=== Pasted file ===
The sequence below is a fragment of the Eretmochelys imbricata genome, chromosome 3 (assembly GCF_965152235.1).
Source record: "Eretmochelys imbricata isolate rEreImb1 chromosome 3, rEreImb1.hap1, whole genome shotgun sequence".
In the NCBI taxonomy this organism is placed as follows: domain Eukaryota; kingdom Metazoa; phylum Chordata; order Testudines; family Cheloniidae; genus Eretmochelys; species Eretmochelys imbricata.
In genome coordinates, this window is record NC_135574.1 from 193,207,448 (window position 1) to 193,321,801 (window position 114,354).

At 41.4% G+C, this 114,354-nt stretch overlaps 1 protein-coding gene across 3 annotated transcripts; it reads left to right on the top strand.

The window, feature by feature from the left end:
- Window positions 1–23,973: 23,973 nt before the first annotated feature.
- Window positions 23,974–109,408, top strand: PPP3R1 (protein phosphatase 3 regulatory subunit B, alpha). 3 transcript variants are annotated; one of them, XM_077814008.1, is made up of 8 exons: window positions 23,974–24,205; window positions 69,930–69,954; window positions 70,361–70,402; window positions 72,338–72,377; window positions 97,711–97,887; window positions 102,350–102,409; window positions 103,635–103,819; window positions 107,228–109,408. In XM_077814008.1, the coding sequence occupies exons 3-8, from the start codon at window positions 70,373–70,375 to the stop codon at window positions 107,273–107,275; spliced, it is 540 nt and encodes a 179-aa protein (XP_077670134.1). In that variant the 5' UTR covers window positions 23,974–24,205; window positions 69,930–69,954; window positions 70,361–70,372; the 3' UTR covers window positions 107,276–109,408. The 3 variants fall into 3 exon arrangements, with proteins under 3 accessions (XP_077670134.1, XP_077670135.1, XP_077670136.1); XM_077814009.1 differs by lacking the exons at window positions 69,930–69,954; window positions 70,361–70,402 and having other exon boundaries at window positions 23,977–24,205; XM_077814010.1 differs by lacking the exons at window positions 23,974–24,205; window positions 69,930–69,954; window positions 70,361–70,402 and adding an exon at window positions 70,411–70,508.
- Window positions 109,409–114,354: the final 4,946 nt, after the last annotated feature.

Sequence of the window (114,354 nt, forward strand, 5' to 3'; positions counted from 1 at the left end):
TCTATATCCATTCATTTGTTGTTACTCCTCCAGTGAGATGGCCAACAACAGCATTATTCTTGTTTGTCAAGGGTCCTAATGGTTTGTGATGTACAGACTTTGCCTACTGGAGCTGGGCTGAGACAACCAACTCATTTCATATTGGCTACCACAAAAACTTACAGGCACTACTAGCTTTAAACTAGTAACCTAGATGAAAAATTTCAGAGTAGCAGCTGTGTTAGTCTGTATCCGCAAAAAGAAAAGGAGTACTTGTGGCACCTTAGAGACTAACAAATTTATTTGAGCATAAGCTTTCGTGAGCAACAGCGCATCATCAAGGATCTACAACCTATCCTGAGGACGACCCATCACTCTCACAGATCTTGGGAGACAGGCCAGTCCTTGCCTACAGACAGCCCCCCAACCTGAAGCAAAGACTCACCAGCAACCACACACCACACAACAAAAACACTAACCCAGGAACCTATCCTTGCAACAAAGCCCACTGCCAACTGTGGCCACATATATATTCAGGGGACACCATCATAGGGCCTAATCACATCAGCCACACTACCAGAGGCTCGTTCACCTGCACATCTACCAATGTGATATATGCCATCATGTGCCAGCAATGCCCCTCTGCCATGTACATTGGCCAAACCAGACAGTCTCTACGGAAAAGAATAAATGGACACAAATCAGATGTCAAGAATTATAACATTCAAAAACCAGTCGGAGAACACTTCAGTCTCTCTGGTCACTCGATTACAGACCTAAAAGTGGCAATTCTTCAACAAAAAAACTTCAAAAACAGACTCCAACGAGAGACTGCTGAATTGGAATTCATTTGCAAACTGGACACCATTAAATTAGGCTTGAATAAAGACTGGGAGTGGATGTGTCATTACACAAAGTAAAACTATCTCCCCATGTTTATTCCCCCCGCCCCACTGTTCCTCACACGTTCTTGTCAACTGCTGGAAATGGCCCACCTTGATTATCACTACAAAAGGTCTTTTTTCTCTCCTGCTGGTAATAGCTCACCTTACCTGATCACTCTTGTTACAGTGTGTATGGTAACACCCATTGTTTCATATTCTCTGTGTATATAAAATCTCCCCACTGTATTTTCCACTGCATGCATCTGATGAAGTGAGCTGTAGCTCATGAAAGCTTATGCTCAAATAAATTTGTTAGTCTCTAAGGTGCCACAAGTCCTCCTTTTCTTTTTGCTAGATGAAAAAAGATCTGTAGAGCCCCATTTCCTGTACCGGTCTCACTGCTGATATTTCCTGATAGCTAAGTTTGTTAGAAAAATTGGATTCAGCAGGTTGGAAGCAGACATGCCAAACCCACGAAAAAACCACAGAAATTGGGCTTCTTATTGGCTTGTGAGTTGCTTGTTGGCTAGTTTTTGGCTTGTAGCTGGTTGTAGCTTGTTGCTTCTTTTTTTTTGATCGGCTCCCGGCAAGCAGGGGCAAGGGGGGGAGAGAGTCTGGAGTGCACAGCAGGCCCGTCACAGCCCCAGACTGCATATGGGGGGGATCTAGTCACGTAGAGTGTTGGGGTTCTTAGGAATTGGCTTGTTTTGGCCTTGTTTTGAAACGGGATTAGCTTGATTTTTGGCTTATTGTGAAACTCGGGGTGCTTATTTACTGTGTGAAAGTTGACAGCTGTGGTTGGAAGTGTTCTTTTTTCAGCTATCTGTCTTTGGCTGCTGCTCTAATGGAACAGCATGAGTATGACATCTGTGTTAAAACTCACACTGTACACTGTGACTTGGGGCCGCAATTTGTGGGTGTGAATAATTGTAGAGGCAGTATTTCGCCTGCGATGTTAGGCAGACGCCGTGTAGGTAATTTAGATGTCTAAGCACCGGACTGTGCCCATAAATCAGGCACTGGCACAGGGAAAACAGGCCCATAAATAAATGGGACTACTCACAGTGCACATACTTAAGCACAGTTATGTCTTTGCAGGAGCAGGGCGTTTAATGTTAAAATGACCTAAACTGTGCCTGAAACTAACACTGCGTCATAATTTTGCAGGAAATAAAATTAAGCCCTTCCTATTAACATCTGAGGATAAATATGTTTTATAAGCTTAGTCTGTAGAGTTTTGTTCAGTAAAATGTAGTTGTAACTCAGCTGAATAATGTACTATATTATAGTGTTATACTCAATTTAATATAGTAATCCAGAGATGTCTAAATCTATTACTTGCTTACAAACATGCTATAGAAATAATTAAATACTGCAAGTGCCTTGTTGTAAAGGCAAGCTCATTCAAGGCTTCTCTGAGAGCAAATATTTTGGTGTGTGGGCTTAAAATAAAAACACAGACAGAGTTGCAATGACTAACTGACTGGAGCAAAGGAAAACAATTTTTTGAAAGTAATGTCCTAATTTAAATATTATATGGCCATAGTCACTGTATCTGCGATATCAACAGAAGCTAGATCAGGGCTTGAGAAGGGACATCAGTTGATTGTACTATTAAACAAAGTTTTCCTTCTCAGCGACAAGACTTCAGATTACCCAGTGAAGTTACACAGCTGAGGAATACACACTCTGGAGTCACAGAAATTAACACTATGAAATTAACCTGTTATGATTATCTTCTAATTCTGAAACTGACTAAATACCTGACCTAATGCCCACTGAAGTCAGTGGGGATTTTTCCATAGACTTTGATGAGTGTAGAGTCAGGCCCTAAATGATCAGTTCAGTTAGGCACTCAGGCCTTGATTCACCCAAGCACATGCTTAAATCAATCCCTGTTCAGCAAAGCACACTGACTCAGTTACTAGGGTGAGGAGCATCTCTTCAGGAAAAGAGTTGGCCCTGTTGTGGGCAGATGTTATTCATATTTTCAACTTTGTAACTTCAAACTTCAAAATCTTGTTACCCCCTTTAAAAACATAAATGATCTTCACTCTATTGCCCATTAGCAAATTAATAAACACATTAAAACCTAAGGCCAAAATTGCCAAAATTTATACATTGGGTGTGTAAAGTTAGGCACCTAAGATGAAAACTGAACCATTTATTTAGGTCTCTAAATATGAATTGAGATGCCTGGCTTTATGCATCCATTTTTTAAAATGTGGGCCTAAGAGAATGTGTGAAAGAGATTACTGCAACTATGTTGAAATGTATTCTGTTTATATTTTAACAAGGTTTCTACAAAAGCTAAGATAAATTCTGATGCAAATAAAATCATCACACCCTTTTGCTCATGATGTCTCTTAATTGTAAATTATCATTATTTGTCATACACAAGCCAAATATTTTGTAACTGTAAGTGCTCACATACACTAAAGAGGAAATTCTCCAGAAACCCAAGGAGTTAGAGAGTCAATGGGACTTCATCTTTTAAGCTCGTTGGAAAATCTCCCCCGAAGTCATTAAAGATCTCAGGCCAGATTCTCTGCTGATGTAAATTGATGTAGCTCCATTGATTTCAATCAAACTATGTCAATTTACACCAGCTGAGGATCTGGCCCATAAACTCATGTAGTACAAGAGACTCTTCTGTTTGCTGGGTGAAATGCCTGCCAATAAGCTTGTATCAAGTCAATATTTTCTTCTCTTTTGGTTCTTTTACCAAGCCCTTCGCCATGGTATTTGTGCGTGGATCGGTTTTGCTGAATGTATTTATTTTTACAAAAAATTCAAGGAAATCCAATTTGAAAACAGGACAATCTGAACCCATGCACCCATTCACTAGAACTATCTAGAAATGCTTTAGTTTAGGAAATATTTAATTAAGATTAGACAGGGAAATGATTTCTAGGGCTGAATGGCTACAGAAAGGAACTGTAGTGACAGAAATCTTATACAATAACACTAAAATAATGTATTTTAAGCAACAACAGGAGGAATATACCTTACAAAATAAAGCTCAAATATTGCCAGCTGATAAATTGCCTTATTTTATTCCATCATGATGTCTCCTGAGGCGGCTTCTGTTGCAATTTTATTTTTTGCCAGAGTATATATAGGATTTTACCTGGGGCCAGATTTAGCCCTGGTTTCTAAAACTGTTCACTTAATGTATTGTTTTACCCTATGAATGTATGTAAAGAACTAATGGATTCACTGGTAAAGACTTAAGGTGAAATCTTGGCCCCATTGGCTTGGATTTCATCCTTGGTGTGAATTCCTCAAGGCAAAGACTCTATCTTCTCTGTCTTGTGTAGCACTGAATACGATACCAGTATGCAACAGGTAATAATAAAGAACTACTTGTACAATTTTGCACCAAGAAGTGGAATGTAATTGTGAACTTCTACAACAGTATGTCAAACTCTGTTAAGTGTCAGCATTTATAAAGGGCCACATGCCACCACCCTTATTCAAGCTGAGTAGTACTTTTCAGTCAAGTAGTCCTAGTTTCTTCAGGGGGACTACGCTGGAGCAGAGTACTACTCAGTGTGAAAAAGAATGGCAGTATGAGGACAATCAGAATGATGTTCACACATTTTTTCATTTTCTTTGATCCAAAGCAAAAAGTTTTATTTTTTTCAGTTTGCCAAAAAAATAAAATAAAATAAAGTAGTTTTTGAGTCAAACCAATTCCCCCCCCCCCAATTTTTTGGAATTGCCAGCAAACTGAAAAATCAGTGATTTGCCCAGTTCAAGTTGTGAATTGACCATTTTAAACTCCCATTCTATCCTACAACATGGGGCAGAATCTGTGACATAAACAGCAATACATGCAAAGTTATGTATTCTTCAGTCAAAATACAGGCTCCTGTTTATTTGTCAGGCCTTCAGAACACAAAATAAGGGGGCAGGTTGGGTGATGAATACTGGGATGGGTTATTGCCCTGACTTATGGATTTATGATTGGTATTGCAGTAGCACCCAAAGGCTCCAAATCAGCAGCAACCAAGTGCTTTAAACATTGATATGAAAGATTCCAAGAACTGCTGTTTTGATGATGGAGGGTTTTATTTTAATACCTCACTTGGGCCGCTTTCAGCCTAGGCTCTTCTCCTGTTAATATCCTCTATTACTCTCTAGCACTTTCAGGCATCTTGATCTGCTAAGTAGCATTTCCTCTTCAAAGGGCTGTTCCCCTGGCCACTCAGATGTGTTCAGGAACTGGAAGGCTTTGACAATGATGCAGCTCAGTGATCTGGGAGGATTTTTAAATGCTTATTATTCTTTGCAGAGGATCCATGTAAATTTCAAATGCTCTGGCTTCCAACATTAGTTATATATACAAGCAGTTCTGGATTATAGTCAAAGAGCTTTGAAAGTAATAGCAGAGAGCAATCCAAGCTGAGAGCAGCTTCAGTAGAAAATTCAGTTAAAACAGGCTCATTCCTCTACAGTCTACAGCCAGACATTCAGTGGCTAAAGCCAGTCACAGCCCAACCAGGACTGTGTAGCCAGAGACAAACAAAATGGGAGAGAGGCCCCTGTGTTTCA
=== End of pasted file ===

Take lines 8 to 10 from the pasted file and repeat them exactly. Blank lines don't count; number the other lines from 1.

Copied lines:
- Window positions 23,974–109,408, top strand: PPP3R1 (protein phosphatase 3 regulatory subunit B, alpha). 3 transcript variants are annotated; one of them, XM_077814008.1, is made up of 8 exons: window positions 23,974–24,205; window positions 69,930–69,954; window positions 70,361–70,402; window positions 72,338–72,377; window positions 97,711–97,887; window positions 102,350–102,409; window positions 103,635–103,819; window positions 107,228–109,408. In XM_077814008.1, the coding sequence occupies exons 3-8, from the start codon at window positions 70,373–70,375 to the stop codon at window positions 107,273–107,275; spliced, it is 540 nt and encodes a 179-aa protein (XP_077670134.1). In that variant the 5' UTR covers window positions 23,974–24,205; window positions 69,930–69,954; window positions 70,361–70,372; the 3' UTR covers window positions 107,276–109,408. The 3 variants fall into 3 exon arrangements, with proteins under 3 accessions (XP_077670134.1, XP_077670135.1, XP_077670136.1); XM_077814009.1 differs by lacking the exons at window positions 69,930–69,954; window positions 70,361–70,402 and having other exon boundaries at window positions 23,977–24,205; XM_077814010.1 differs by lacking the exons at window positions 23,974–24,205; window positions 69,930–69,954; window positions 70,361–70,402 and adding an exon at window positions 70,411–70,508.
- Window positions 109,409–114,354: the final 4,946 nt, after the last annotated feature.

Sequence of the window (114,354 nt, forward strand, 5' to 3'; positions counted from 1 at the left end):